Consuming Culture: Surrendering to the art of streaming
When the far-reaching effects of COVID-19 became apparent and the UK lockdown began, we were all in a state of shock. Like many people, my default reaction was to look for ways to seek comfort and reassurance. Something to focus on, to distract from the realities of what was happening outside the safety of our homes, to ground me when everything felt scary and confusing.
I often find my comfort in watching films. There have been many times when I have reacted to emotional stresses by running away to the cinema. Because for at least 90 minutes I do not have to deal with what is happening. That wonderful feeling of escape when I take my seat in the darkened auditorium and get transported somewhere else for a while, and then emerge blinking into the daylight outside. I can spend time thinking about the film travelling home on the bus, carrying those reflections with me all the way to my front door. Cinema as therapy perhaps, or at least a suspension of the trials and tribulations of life.
But this time I could not physically flee to my usual place of solace, to the comforting and familiar environment of my favourite cinema and sink down into one of the plush red seats. If I was going to be stuck in the house, I would need an alternative escape plan.
I assumed I would reach instead for the comfort blanket of familiar films that I knew would either help to lift my spirits or invoke a well needed, big, snotty cry. The shelf full of well-worn DVDs was beckoning (yes, I am a physical media sort of person, I still buy CDs and vinyl too) containing the friends I know so well. I imagined myself enjoying re-watch after re-watch of old favourites, dressed in a big jumper and cocooned in a blanket on the sofa, like a character recovering from a break-up in a formulaic romcom.
But I haven’t actually found myself doing that at all. I have found my solace elsewhere, by signing up with a film screening service and watching all sorts of random, unfamiliar cinema. Instead of wallowing in nostalgia, I have liberated myself from my comfort film cocoon and flown away.
It seems I am not the only one who has sacrificed my email address for access to infinite film wonders. Several streaming services have reached out to potential lockdown customers with reduced subscription fees. Coupled with unlimited data offers from Wi-Fi providers, itself resulting in an increase in internet traffic as we all stayed at home, we have all reached for the remote. One report quoted that on-demand and streaming services traffic increased by a third during the early stages of lockdown, and apparently all the major streaming providers saw a three-figure percentage increase worldwide.
But I have not just replaced fetching an old DVD from the shelf with searching for the title on Netflix instead. I have taken out a subscription with MUBI and have been accessing the strange and unfamiliar. MUBI has a rolling curated list of 30 films showing over 30 days with a new film added and an old one removed every day. The idea behind their ethos is to take away the endless choices and narrow it down, with diverse and challenging suggestions. It works on human recommendation rather than an algorithm based on the fact you’ve previously watched 11 Adam Sandler films (or whatever floats you boat) like Netflix, or delving into the huge murky bucket full of titles on Amazon Prime.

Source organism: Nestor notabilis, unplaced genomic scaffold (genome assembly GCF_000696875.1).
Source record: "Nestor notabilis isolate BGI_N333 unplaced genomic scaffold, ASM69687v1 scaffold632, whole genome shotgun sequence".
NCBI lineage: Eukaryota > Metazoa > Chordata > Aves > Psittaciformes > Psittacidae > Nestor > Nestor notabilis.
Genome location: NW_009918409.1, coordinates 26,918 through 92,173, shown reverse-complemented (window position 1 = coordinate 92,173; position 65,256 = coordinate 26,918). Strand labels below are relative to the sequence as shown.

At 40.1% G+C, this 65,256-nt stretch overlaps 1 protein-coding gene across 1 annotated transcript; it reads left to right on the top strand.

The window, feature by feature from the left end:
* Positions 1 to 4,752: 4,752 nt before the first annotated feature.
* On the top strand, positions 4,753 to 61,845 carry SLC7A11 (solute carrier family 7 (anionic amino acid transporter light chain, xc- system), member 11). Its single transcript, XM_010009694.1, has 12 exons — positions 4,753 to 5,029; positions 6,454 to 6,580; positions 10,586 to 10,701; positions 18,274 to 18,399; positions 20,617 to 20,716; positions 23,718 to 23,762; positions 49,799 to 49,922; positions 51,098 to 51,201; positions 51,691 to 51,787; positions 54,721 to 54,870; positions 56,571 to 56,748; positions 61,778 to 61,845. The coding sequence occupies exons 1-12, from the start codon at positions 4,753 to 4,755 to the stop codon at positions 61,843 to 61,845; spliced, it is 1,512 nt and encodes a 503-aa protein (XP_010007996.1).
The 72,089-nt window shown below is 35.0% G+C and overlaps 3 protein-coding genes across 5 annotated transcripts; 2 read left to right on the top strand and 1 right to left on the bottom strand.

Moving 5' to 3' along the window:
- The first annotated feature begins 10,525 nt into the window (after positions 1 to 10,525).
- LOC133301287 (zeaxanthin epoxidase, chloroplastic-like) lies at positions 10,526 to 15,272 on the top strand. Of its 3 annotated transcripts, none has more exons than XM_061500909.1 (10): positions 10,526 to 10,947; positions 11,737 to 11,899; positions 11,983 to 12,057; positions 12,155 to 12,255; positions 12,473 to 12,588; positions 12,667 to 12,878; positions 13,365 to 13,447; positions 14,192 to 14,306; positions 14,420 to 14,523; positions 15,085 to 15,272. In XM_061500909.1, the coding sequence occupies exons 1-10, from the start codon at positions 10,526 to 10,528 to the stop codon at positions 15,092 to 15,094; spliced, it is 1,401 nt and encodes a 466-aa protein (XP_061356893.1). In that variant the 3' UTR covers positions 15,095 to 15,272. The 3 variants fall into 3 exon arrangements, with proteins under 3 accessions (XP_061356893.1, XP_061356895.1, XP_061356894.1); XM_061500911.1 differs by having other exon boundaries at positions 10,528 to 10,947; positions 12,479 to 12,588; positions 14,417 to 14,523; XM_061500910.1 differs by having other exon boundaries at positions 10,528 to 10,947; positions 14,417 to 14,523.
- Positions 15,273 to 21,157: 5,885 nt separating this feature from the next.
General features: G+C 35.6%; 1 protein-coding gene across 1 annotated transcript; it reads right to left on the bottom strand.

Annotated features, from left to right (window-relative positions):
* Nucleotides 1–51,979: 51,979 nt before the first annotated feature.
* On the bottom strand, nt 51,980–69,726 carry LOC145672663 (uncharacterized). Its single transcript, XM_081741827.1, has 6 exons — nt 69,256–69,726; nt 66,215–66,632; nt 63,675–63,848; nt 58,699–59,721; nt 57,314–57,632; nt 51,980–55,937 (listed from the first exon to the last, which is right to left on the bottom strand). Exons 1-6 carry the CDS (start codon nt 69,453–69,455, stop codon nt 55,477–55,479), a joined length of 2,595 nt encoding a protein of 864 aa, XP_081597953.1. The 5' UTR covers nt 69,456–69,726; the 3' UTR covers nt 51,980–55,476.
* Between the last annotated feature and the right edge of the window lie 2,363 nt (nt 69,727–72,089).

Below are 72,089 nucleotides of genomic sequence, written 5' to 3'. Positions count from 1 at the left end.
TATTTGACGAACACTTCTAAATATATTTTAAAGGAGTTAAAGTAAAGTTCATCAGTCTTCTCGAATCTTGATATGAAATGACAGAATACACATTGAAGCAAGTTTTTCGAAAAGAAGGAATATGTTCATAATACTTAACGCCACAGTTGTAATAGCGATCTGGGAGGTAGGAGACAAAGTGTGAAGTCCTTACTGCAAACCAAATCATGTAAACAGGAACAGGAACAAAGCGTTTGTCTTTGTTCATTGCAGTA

The film choices are very much away from the mainstream: an eclectic collection of films spanning genres, languages and across decades. There are also supporting articles about the films, to stimulate discovery and discussion, a ready-made film club in your phone. It even groups the films for you into themes or strands, as if it was a film festival programme. It suits me right down to the ground.
My own reaction has surprised me. I normally like to have full control of my options, but right now, I like the idea of being told what I should be watching. The lack of choice takes away some anxiety for me. I have enjoyed feeling out of my comfort zone, and giving some control away. It can sometimes feel a bit like listening to a well-meaning but slightly patronising boyfriend who calls himself a ‘cinephile’ in his Twitter bio, and assumes he knows more than you. But I don’t mind that.
Highlights of my watching have included Katharina Kastner’s ‘Villa Empain’, a Belgian Avant Garde silent short about an Art Deco museum building’s aesthetic, a one-woman Icelandic rallying cry against the environmental damage of modern technology, and Ida Lupino’s directing back catalogue. Oh, and a lot of French 1970s cop films starring Alain Delon. My obsession for the films of director Céline Sciamma has also intensified. Who doesn’t love a bit of female sexual identity and fluidity once in a while?
I think perhaps we are more likely to watch something challenging at home than we would be at the cinema. We might take more risks than if we were taking the time and effort to leave the house. There are fewer compromises to make than if you were meeting a friend, for example, and having to choose something you both like. As well as watching together, my partner and I have sometimes gone for quite different films when watching independently. We then reconvene and discuss what we have witnessed, or leave each other a note or a text, like reading a postcard from an exotic land.
By surrendering to streaming, I have given myself the chance to explore new worlds. I have immersed myself in something or somewhere different as a way of blocking out reality for a while. I have built myself an ‘out of my comfort’ zone, giving me an opportunity to re-group and energise myself before facing the real world again.